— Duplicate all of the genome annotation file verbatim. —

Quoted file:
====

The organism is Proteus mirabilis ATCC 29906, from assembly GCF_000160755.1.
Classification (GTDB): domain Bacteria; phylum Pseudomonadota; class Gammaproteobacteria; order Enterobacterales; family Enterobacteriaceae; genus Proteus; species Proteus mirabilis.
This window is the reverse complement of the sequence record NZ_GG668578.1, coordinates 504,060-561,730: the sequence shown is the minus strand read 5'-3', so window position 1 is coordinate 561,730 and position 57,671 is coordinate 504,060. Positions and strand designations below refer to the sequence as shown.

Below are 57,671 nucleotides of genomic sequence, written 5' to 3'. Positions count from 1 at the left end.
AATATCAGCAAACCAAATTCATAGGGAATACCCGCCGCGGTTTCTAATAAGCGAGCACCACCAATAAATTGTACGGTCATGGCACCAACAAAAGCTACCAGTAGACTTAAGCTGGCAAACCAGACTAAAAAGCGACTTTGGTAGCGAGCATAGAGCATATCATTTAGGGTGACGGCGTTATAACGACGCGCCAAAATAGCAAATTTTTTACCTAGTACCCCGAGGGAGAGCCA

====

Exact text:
The organism is Proteus mirabilis ATCC 29906, from assembly GCF_000160755.1.
Classification (GTDB): domain Bacteria; phylum Pseudomonadota; class Gammaproteobacteria; order Enterobacterales; family Enterobacteriaceae; genus Proteus; species Proteus mirabilis.
This window is the reverse complement of the sequence record NZ_GG668578.1, coordinates 504,060-561,730: the sequence shown is the minus strand read 5'-3', so window position 1 is coordinate 561,730 and position 57,671 is coordinate 504,060. Positions and strand designations below refer to the sequence as shown.

Below are 57,671 nucleotides of genomic sequence, written 5' to 3'. Positions count from 1 at the left end.
AATATCAGCAAACCAAATTCATAGGGAATACCCGCCGCGGTTTCTAATAAGCGAGCACCACCAATAAATTGTACGGTCATGGCACCAACAAAAGCTACCAGTAGACTTAAGCTGGCAAACCAGACTAAAAAGCGACTTTGGTAGCGAGCATAGAGCATATCATTTAGGGTGACGGCGTTATAACGACGCGCCAAAATAGCAAATTTTTTACCTAGTACCCCGAGGGAGAGCCA